Google: Security key prevents account takeover employees

Google has not had any of its 85,000+ employees successfully phished on their work-related accounts since early 2017, when it began requiring all employees to use physical Security Keys, the Yubico FIDO, in place of passwords and one-time codes.

A Google spokesperson said Security Keys now form the basis of all account access at Google. “We have had no reported or confirmed account takeovers since implementing security keys at Google,” the spokesperson said. “Users might be asked to authenticate using their security key for many different apps/reasons. It all depends on the sensitivity of the app and the risk of the user at that point in time.”

The basic idea behind two-factor authentication is that even if thieves manage to phish or steal your password, they still cannot log in to your account unless they also hack or possess that second factor.

The most common forms of 2FA require the user to supplement a password with a one-time code sent to their mobile device via text message or an app. Indeed, prior to 2017 Google employees also relied on one-time codes generated by a mobile app — Google Authenticator.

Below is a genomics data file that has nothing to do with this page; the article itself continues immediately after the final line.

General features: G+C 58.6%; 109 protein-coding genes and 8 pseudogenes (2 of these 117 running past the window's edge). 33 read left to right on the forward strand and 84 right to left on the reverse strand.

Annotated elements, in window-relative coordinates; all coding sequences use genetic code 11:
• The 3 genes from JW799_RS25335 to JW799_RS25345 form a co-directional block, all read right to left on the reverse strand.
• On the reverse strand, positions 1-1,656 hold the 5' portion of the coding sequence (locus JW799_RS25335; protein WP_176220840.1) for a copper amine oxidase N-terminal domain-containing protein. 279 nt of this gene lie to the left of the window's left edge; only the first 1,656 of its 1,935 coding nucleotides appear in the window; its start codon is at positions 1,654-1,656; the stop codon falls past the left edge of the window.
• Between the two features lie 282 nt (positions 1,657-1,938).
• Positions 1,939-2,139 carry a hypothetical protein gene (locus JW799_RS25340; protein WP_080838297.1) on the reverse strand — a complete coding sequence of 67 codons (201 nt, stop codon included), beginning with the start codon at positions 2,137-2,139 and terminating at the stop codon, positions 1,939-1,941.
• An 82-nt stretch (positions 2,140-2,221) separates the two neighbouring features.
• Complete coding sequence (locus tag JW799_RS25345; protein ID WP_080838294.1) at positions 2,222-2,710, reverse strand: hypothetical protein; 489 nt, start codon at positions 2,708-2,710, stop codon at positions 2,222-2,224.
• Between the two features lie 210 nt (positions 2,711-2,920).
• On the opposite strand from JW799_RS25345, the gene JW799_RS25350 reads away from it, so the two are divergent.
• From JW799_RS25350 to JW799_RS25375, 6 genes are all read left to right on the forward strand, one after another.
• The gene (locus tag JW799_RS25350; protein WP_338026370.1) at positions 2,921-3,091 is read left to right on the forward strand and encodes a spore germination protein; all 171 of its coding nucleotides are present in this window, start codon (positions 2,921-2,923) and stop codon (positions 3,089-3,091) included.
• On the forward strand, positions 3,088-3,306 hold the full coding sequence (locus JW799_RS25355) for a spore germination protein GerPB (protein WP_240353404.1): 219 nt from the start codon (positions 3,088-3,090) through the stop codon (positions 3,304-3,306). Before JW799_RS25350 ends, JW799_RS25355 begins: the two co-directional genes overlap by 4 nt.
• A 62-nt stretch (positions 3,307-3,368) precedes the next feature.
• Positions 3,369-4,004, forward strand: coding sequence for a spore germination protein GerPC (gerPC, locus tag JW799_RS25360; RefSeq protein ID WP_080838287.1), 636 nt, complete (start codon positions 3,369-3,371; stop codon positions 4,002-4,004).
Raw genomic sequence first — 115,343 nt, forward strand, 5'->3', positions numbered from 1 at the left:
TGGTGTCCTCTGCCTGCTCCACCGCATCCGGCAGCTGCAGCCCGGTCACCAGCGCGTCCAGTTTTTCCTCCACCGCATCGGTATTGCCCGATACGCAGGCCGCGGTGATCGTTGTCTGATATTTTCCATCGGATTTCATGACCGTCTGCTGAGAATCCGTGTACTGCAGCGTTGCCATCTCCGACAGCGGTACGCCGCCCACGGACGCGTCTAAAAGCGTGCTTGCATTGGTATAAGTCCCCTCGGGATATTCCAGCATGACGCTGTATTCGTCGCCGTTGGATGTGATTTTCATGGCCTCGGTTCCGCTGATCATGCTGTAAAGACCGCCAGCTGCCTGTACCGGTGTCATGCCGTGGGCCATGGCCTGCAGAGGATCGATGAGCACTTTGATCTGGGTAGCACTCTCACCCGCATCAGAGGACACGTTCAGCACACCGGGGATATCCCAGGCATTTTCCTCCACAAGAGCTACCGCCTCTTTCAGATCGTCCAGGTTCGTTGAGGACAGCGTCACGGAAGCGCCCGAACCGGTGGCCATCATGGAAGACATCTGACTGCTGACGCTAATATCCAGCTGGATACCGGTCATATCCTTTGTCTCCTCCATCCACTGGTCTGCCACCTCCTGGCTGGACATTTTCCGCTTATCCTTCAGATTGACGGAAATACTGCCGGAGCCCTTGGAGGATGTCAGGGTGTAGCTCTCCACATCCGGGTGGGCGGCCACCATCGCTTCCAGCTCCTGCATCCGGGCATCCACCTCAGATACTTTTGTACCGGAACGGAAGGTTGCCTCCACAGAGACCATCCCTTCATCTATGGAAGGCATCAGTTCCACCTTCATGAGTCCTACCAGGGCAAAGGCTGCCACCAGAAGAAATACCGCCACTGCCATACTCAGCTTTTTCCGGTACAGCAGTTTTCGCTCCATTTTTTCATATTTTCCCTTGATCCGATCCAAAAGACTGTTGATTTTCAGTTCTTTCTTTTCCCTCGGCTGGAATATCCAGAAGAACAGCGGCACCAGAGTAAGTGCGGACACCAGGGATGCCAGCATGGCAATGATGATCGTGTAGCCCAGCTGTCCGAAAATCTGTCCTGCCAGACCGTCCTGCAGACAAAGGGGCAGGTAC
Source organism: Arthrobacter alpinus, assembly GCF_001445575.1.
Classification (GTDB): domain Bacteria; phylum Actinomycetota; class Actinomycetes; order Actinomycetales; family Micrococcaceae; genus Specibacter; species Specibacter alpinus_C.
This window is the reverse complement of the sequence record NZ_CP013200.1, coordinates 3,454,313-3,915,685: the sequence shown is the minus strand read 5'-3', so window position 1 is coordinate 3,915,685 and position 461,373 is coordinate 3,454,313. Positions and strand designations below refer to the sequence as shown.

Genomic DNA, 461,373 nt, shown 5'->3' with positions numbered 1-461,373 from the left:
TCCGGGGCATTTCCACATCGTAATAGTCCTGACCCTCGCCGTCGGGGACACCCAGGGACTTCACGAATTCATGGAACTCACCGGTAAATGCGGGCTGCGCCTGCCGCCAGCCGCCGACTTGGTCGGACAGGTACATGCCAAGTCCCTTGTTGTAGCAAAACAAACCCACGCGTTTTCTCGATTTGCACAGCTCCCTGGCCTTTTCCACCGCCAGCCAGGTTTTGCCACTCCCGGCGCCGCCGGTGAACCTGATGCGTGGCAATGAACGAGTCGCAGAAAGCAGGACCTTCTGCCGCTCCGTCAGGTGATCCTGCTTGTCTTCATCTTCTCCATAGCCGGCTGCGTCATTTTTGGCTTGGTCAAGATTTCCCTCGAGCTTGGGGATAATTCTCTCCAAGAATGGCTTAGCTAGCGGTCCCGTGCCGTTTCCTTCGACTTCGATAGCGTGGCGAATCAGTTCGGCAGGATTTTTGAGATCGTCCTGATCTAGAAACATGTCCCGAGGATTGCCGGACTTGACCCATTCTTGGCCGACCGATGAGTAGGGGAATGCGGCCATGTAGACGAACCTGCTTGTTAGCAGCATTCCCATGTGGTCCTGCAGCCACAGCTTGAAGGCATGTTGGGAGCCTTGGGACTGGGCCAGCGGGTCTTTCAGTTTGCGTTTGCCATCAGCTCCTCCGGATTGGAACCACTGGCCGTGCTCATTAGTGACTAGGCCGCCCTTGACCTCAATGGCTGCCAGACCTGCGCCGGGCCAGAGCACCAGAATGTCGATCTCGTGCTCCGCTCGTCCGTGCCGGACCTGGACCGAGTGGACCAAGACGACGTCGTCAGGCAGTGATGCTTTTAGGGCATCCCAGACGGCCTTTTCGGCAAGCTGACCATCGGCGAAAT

In contrast, a Security Key implements a form of multi-factor authentication which allows the user to complete the login process simply by inserting the USB device and pressing a button on the device. The key works without the need for any special software drivers.

Besides Google other large companies like Facebook, Twitter, GitHub, Dropbox and Windows 10 offer logging in via the Security Key.

Discover the Yubico FIDO

 

Source: KrebsOnSecurity